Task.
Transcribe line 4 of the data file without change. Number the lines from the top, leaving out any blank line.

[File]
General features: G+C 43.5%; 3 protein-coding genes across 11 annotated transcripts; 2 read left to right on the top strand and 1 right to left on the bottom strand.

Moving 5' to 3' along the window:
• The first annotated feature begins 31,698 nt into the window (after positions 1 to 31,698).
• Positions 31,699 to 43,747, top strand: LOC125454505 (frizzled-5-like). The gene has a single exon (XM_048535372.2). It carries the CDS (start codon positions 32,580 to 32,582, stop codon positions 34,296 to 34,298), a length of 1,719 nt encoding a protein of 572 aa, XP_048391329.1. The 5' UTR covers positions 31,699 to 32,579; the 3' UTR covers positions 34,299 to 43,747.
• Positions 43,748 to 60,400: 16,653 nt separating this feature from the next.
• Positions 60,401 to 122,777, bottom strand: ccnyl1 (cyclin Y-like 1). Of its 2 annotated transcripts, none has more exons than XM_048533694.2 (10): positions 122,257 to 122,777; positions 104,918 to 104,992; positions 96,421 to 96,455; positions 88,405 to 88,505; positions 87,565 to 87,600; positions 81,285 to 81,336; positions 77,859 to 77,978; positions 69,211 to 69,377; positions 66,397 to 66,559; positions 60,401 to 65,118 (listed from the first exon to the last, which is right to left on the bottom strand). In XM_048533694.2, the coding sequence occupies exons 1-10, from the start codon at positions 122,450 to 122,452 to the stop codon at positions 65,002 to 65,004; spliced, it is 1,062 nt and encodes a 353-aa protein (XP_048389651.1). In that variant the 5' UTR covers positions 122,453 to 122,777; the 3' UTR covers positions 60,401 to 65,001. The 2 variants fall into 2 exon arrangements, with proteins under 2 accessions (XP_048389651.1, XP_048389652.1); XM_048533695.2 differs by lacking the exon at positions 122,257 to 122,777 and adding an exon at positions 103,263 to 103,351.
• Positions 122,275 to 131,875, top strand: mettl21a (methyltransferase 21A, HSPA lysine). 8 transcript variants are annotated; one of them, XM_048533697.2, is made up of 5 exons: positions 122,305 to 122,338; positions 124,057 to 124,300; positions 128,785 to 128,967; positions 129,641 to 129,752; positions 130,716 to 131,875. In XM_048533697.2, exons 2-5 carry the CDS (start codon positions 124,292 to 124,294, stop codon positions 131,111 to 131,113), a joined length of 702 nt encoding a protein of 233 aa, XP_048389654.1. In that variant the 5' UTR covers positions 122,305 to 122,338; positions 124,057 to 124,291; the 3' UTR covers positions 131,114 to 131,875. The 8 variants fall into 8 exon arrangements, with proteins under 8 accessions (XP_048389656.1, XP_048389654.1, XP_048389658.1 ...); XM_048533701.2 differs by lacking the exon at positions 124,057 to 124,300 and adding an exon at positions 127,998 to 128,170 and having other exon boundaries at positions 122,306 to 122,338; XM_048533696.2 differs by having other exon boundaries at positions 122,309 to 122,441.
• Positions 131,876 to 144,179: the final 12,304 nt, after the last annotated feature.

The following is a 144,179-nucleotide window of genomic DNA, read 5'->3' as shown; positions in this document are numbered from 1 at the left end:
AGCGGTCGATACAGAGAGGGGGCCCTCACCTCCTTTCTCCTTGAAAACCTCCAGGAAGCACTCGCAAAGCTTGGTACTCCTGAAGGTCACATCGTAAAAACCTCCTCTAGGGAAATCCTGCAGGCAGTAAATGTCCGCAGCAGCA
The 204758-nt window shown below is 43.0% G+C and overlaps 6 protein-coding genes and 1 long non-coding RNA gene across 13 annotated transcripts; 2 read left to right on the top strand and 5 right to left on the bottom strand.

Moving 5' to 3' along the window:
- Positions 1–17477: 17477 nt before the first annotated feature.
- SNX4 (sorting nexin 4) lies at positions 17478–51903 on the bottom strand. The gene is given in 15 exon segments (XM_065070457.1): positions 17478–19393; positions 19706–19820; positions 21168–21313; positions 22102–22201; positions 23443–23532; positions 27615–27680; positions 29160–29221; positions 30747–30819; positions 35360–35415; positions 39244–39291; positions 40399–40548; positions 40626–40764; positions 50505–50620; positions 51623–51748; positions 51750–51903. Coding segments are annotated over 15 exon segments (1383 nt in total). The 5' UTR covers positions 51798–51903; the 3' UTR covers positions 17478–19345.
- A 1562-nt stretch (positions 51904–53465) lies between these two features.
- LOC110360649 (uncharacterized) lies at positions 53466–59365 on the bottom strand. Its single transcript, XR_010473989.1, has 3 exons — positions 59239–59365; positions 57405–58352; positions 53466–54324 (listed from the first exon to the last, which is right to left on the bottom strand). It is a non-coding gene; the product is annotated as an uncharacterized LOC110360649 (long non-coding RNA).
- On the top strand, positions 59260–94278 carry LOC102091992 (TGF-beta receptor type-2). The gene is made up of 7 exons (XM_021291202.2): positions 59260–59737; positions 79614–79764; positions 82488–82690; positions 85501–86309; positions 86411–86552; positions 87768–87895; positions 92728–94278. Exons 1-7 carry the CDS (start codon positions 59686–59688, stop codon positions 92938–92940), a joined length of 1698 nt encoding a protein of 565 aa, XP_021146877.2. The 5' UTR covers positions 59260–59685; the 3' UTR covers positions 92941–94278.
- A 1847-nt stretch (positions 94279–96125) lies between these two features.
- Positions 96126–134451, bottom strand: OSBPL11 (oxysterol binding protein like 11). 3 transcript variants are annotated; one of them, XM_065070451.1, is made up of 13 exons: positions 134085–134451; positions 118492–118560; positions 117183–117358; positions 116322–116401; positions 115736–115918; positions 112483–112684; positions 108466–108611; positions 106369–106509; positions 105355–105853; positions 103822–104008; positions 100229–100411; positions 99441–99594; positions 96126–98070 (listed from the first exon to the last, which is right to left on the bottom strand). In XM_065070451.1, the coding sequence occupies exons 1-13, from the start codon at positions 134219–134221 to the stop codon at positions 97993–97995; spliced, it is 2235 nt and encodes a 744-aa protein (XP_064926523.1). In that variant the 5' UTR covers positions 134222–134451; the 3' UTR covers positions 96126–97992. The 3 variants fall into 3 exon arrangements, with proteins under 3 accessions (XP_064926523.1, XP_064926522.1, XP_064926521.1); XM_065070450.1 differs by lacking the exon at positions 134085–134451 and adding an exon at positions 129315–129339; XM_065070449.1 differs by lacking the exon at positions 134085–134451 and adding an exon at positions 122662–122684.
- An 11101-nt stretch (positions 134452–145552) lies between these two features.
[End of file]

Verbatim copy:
• Positions 31,699 to 43,747, top strand: LOC125454505 (frizzled-5-like). The gene has a single exon (XM_048535372.2). It carries the CDS (start codon positions 32,580 to 32,582, stop codon positions 34,296 to 34,298), a length of 1,719 nt encoding a protein of 572 aa, XP_048391329.1. The 5' UTR covers positions 31,699 to 32,579; the 3' UTR covers positions 34,299 to 43,747.